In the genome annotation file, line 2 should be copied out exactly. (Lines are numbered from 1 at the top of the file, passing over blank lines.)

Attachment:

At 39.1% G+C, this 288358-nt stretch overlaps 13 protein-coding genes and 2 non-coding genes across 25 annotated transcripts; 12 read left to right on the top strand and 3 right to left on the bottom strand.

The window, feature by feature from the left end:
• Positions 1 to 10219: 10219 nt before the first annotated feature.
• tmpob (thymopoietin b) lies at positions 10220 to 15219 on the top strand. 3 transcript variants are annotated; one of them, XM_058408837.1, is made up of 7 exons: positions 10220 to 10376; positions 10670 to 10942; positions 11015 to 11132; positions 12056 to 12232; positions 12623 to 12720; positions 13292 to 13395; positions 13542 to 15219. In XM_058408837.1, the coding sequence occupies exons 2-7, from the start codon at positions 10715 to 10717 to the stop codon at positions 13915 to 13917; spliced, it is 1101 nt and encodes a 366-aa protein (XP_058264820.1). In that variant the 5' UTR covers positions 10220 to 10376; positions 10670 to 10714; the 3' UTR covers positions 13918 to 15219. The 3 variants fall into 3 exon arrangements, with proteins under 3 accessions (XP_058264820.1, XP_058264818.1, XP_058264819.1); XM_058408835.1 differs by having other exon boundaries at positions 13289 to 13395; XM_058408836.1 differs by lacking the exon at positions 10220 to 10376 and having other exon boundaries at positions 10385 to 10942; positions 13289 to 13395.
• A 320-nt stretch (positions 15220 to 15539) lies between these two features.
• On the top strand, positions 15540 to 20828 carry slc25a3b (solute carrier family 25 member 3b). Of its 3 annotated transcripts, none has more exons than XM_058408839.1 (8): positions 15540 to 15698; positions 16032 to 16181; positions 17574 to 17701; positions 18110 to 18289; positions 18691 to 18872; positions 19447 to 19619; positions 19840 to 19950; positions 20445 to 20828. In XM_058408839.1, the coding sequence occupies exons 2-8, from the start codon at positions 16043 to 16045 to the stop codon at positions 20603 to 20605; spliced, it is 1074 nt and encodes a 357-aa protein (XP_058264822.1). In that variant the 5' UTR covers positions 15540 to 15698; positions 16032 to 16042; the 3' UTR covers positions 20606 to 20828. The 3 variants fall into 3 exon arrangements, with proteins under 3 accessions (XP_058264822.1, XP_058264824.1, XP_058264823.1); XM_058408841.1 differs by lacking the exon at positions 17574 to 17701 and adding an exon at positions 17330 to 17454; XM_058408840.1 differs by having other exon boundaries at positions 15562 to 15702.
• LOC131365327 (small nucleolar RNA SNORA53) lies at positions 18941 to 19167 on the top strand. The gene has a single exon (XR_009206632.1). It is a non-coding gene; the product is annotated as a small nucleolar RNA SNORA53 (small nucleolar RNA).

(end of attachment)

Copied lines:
The window, feature by feature from the left end: